The ACT Government has announced it will invest $1.35 million over three years to address Canberra’s Indigenous incarceration rates, helping initiate four diverse programs to support offenders, detainees and ex-detainees.
ACT Justice Minister Shane Rattenbury said the government will work alongside Tjillari Justice Aboriginal Corporation, Yeddung Mara and the Aboriginal Legal Service to deliver a suite of “culturally appropriate” programs for Aboriginal and Torres Strait Islander people in the criminal justice system.
Aboriginal and Torres Strait Islander people comprise 1.9 per cent of Canberra’s population but 22 per cent of the ACT’s prison population, which Mr Rattenbury described as a “terrible over-representation”.
“Aboriginal and Torres Strait Islander people are disproportionately represented across the justice system, which is often compounded by social-economic issues, combined with the effects of intergenerational trauma, disenfranchisement, colonisation and structural racism,” Mr Rattenbury said.
“These programs are designed to address that and encourage Aboriginal organisations to step into the justice space, help Aboriginal and Torres Strait Islander people who are involved in the justice system and ideally help reduce Indigenous incarceration here in the territory.”
The programs will help people face court with proper representation, help former inmates adjust to life after being incarcerated, and provide support by finding appropriate housing and employment.
Yeddung Mara will provide the Throughcare Support program in the ACT. Throughcare Support is a client-centred program designed to help people adjust back into the community after they have been released from custody, assisting with housing, health and employment.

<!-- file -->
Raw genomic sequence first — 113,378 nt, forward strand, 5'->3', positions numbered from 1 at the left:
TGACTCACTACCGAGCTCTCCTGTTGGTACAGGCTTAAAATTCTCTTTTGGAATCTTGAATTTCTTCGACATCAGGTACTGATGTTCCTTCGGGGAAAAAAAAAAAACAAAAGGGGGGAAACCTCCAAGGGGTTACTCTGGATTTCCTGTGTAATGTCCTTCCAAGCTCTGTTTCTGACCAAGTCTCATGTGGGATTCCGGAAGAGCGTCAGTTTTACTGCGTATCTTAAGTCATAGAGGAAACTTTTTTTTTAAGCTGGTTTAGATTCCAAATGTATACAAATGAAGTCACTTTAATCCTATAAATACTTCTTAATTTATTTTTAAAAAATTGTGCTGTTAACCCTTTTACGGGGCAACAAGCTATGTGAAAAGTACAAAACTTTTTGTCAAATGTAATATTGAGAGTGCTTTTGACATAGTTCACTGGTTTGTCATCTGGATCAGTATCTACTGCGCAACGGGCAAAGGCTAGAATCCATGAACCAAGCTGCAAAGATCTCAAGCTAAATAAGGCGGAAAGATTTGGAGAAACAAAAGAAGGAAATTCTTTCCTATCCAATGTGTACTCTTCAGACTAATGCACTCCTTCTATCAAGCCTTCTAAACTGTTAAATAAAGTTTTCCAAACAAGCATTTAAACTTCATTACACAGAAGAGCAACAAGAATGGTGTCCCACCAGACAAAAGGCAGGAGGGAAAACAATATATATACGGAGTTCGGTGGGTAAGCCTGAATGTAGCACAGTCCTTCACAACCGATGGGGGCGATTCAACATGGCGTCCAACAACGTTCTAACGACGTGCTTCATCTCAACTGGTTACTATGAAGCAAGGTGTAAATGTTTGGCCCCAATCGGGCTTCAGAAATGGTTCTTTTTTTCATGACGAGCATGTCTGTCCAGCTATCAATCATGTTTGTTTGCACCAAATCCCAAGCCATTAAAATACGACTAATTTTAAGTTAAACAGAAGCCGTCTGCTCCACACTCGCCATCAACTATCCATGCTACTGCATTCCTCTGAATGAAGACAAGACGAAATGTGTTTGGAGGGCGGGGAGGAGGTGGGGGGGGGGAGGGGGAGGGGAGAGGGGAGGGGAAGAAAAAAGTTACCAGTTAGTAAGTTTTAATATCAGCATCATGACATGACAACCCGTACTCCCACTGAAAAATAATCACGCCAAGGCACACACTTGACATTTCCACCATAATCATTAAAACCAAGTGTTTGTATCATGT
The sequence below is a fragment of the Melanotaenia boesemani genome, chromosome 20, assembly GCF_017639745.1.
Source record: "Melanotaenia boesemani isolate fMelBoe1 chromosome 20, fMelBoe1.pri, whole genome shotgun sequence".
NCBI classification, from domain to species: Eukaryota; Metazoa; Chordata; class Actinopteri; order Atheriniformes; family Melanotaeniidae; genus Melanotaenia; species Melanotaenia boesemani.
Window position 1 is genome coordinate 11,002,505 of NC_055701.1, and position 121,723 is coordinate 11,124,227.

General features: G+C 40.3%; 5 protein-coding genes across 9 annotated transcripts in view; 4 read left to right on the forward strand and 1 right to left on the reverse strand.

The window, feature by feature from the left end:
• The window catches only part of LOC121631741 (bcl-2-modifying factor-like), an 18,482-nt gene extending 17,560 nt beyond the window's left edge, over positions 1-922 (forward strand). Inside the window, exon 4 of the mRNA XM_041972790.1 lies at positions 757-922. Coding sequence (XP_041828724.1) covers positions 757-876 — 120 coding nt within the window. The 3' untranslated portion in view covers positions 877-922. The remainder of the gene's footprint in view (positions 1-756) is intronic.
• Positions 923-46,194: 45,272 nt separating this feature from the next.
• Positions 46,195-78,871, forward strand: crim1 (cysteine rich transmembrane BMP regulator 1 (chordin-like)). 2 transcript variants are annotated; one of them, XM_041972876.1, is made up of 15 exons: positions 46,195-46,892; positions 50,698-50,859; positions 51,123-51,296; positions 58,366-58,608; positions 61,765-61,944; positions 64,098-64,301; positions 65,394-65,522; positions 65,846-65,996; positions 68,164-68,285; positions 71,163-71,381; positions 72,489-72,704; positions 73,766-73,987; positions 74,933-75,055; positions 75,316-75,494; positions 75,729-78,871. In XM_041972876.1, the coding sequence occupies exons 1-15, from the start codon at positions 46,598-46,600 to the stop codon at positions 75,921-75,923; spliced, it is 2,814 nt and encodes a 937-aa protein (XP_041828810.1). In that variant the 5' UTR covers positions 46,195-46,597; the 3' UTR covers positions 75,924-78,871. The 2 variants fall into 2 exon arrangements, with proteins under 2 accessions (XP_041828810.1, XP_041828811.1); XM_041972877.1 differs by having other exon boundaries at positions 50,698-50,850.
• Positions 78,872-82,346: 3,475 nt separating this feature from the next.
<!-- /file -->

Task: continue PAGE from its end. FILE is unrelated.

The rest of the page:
Yarning Circles for Justice is a series of 26-week programs that use co-designed activities to support ex-detainees in a group setting to stay in the community and rebuild their lives, rather than return to prison.
The Circle Sentencing Court Support program will provide support to those with matters before the Galambany Circle Sentencing Court, while the Front Up program will help people meet their bail conditions and assist people who have an outstanding warrant, have breached bail or breached a community-based sentence to present to court.
Mr Rattenbury said they often find that people don’t understand their bail conditions and end up breaching through a misunderstanding rather than a deliberate act, with the program designed to change that.
But at the heart of all four programs, Mr Rattenbury said he wants to make the ACT a community that addresses the root causes of offending.
“With the right supports in place, we can help change the trajectories of those coming in and out of the prison system,” Mr Rattenbury said.
“Only by listening to, and working collaboratively together with Aboriginal and Torres Strait Islander communities can we comprehensively address the troubling over-representation of Aboriginal and Torres Strait Islander people in the criminal justice system.”